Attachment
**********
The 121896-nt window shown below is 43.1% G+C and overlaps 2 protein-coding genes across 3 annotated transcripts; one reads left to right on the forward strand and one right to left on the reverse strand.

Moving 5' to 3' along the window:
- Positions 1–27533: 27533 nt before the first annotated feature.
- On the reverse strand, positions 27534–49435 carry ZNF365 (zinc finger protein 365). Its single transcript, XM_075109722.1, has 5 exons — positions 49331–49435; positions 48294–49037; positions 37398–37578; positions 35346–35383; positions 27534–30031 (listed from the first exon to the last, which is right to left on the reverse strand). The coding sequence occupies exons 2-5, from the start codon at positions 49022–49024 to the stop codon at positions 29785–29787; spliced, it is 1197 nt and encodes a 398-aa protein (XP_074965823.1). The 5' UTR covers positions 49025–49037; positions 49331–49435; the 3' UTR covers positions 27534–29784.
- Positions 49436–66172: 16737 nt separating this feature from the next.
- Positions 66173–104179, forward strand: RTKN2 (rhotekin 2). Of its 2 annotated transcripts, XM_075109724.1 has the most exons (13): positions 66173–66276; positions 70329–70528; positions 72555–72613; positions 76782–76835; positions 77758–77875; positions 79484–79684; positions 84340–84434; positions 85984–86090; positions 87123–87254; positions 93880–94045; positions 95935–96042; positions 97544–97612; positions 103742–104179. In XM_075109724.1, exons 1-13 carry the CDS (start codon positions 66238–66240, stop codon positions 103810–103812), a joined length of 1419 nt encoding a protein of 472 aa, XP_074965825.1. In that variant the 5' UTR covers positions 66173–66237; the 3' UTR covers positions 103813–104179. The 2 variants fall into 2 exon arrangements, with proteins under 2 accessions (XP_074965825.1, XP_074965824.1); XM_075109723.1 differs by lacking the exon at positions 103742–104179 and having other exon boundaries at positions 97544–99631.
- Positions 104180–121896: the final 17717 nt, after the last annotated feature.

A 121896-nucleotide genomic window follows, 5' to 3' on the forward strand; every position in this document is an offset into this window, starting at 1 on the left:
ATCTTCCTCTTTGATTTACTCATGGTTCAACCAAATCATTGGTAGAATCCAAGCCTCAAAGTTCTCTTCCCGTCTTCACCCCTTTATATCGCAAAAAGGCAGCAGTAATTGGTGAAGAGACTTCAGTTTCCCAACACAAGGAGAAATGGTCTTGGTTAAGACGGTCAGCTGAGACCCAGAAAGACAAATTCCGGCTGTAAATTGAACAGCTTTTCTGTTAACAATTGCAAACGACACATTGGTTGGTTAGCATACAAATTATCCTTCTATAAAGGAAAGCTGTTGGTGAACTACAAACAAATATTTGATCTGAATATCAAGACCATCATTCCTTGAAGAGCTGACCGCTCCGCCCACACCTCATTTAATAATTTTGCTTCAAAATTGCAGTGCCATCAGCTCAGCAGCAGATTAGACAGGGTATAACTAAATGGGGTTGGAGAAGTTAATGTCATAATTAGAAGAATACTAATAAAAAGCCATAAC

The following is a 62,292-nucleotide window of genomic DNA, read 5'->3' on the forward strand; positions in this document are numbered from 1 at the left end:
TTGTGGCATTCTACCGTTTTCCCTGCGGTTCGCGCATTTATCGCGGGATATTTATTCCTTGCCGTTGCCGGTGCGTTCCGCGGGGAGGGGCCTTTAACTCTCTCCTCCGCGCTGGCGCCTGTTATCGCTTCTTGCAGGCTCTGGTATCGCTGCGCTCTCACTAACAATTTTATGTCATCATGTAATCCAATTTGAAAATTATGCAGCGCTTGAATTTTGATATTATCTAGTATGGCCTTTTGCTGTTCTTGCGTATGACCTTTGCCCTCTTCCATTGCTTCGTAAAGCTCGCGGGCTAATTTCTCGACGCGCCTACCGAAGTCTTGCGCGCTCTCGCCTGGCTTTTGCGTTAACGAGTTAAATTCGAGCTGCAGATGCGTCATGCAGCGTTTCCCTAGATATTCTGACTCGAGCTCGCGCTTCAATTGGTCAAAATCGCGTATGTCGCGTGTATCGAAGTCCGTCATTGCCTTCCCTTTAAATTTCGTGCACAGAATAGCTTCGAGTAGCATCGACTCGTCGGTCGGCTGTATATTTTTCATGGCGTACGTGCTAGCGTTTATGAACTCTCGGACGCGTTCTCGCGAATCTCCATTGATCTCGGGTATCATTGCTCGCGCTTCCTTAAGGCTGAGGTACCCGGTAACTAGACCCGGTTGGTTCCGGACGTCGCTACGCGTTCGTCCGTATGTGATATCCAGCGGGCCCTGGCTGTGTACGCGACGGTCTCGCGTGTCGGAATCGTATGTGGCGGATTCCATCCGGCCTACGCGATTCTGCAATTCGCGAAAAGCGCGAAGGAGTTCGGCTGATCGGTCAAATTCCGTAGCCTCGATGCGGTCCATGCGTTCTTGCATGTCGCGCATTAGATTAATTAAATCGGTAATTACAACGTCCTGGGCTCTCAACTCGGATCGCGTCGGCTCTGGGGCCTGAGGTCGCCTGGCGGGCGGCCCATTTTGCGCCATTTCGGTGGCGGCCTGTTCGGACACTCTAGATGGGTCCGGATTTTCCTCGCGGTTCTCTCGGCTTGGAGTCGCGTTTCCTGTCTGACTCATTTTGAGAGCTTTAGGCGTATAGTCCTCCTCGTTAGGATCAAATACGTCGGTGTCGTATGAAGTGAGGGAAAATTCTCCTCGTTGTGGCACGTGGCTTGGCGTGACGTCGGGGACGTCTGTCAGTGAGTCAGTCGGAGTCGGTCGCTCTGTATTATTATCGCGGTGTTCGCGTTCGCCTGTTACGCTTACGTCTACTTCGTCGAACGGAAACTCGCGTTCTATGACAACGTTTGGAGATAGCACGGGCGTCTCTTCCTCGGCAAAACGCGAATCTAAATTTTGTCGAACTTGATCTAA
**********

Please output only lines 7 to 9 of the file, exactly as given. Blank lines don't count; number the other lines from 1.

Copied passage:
- Positions 104180–121896: the final 17717 nt, after the last annotated feature.

A 121896-nucleotide genomic window follows, 5' to 3' on the forward strand; every position in this document is an offset into this window, starting at 1 on the left:
ATCTTCCTCTTTGATTTACTCATGGTTCAACCAAATCATTGGTAGAATCCAAGCCTCAAAGTTCTCTTCCCGTCTTCACCCCTTTATATCGCAAAAAGGCAGCAGTAATTGGTGAAGAGACTTCAGTTTCCCAACACAAGGAGAAATGGTCTTGGTTAAGACGGTCAGCTGAGACCCAGAAAGACAAATTCCGGCTGTAAATTGAACAGCTTTTCTGTTAACAATTGCAAACGACACATTGGTTGGTTAGCATACAAATTATCCTTCTATAAAGGAAAGCTGTTGGTGAACTACAAACAAATATTTGATCTGAATATCAAGACCATCATTCCTTGAAGAGCTGACCGCTCCGCCCACACCTCATTTAATAATTTTGCTTCAAAATTGCAGTGCCATCAGCTCAGCAGCAGATTAGACAGGGTATAACTAAATGGGGTTGGAGAAGTTAATGTCATAATTAGAAGAATACTAATAAAAAGCCATAAC